Bring the good of lockdown with you into level 2

Bring the good of lockdown with you into level 2
OPINION: There are a lot of advantages when you work and spend more time at home. A lot of households ate better than ever during lockdown. The trick is continuing the habits now we are getting back to normal. Nailing your family’s food and nutrition is one of them. As we transition to life as we knew it, reflect on your eating patterns and how they changed during the lockdown. It’s easy to focus on things like "I grazed too much" or "I ate too much baking". But we want to bring the good forward, so focus on the positive changes. You may have spent more time preparing meals; chewed your food more, increased your vegetable intake or responded to your hunger cues instead of designated breaks. It would be great if we could copy and paste the positive lockdown changes to our “normal” lives.

One thing we had more of during lockdown is time at home.

And considering a common complaint is that there isn’t enough time, and assuming we take on similar commitments, we may need to be realistic with our copy and paste method.Intuitive eating practices are hard to apply if you are given one 30-minute break a day.

This is a classic conundrum and I get it. Eating in your break, even when you’re not hungry may prevent you from getting hungry later on. And depending on whom I’m working with, I may suggest eating anyway.

But if going forward you want to continue responding to your hunger cues, start the process by bringing easy to eat meals or snacks to work i.e. bircher muesli, chia pudding, nuts etc.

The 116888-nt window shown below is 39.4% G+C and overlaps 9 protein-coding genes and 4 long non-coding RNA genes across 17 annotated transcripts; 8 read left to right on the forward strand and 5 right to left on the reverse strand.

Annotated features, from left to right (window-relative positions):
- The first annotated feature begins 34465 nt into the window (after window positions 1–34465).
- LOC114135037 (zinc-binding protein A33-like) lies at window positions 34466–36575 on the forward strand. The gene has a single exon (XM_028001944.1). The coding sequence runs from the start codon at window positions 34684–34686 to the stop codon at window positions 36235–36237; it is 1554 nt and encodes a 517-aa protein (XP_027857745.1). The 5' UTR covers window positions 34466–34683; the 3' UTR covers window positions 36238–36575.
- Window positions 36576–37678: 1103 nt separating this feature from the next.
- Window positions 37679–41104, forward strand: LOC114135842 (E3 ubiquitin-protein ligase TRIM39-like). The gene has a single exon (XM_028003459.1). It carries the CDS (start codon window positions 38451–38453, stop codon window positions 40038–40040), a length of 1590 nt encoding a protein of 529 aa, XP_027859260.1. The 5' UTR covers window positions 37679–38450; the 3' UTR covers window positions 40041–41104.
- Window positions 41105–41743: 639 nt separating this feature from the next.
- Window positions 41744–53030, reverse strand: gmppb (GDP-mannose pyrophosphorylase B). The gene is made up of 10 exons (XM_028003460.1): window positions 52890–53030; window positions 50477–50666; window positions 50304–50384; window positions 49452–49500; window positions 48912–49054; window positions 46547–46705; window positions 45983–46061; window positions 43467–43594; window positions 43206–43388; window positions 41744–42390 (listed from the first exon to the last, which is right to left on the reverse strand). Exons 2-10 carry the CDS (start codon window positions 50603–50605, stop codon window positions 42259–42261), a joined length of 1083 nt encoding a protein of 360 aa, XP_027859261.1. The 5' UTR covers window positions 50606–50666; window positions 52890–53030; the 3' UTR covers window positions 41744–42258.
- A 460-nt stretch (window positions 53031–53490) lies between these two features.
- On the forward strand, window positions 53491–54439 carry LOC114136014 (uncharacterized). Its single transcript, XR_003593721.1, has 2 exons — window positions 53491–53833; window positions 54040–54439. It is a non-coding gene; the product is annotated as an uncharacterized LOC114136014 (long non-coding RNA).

You still need to be present while eating the food and I appreciate it may suit those who can decide when they get to take a breather.

I am not suggesting unstructured eating, skipping meals or extended fasts. Simply encouraging responding to your innate hunger cues while navigating social or professional pressures to eat at a certain time - if you can.

And talk about eating well during lockdown.

No doubt a lot of people have been experimenting in the kitchen. Unfortunately, some may not be able to spend an hour and a half on meal preparation each night once a commute is reinserted. A sad reality.

You might choose to try two new recipes during the week and then revert to your classic go-to’s. It’s a happy medium and after a few weeks you will get a feel for how much time you actually have, if you continue to prioritise eating well.

The application of the positive practices in your life post lockdown may be difficult, but we have an opportunity now to plan what and how we want to eat going forward.

The time we spend planning, trialling recipes and cooking food for the freezer now guards against stressing over preparing meals in the future and letting yourself be tricked into thinking it’s easier to pick up takeaways.

Takeaways may seem an easier option when you are busy, but with a bit of organisation they don't need to be.

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